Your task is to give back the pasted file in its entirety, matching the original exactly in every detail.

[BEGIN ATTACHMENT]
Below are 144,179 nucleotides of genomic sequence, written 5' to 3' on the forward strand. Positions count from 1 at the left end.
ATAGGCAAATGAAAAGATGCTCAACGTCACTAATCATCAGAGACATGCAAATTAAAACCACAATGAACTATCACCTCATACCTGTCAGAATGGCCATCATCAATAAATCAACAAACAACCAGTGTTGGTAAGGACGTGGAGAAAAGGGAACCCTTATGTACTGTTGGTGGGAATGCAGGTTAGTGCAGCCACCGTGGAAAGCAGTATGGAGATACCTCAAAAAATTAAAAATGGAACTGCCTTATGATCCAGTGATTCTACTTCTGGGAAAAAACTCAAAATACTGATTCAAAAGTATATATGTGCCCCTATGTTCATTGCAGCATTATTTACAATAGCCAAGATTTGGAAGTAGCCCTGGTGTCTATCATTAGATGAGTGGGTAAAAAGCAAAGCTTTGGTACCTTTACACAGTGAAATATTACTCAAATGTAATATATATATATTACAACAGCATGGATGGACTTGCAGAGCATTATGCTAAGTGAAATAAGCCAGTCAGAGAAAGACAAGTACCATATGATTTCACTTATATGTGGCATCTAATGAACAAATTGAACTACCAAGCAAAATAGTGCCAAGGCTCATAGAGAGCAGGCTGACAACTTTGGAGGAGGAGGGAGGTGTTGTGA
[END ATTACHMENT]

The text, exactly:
Below are 144,179 nucleotides of genomic sequence, written 5' to 3' on the forward strand. Positions count from 1 at the left end.
ATAGGCAAATGAAAAGATGCTCAACGTCACTAATCATCAGAGACATGCAAATTAAAACCACAATGAACTATCACCTCATACCTGTCAGAATGGCCATCATCAATAAATCAACAAACAACCAGTGTTGGTAAGGACGTGGAGAAAAGGGAACCCTTATGTACTGTTGGTGGGAATGCAGGTTAGTGCAGCCACCGTGGAAAGCAGTATGGAGATACCTCAAAAAATTAAAAATGGAACTGCCTTATGATCCAGTGATTCTACTTCTGGGAAAAAACTCAAAATACTGATTCAAAAGTATATATGTGCCCCTATGTTCATTGCAGCATTATTTACAATAGCCAAGATTTGGAAGTAGCCCTGGTGTCTATCATTAGATGAGTGGGTAAAAAGCAAAGCTTTGGTACCTTTACACAGTGAAATATTACTCAAATGTAATATATATATATTACAACAGCATGGATGGACTTGCAGAGCATTATGCTAAGTGAAATAAGCCAGTCAGAGAAAGACAAGTACCATATGATTTCACTTATATGTGGCATCTAATGAACAAATTGAACTACCAAGCAAAATAGTGCCAAGGCTCATAGAGAGCAGGCTGACAACTTTGGAGGAGGAGGGAGGTGTTGTGA